Carnivores and rodents are generally responsible for animal scavenging, though not all damage caused by animals is a result of carnivorous activity. Postmortem damage may be the result of trampling by a large bodies animal, such as cows, deer, antelope, wild boars, and sheep. Trampling also results in some amount of scattering of the remains.
Features commonly associated with carnivorous damage are punctures, pits, scoring, and furrows. Punctures and pits are bite marks left in the form of holes on bone. Pits tend to be more superficial and can be located on any part of the skeleton, while punctures are deeper holes usually found in areas where bone is thin or on the ends of long bones.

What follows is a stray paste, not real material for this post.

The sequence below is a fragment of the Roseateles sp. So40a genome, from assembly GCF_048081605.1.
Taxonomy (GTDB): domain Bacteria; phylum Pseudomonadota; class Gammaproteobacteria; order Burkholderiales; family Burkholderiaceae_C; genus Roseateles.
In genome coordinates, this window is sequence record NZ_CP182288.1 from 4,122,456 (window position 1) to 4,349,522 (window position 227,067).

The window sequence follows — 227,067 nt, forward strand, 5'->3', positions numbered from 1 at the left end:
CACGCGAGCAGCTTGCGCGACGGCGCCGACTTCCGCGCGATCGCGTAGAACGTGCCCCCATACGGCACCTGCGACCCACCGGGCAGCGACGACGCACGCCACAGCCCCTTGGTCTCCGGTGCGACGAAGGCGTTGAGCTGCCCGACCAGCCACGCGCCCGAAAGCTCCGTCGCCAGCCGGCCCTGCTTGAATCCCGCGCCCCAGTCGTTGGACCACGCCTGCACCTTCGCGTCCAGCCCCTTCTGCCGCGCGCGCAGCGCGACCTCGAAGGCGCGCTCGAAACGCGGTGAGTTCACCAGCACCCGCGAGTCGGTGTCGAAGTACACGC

Scoring and furrows are scratches across the surface of bones. Scoring usually occurs in the form of parallel lines. Furrows leave deeper groves than scoring and generally located on the ends of bones. Rodent markings are distinguishable from carnivorous markings by the straightness of the grooves. Rodents typically gnaw on bones in order to wear down their incisors and therefore do not contribute as much damage as carnivores. Generally, rodent gnawing is seen on larger bones.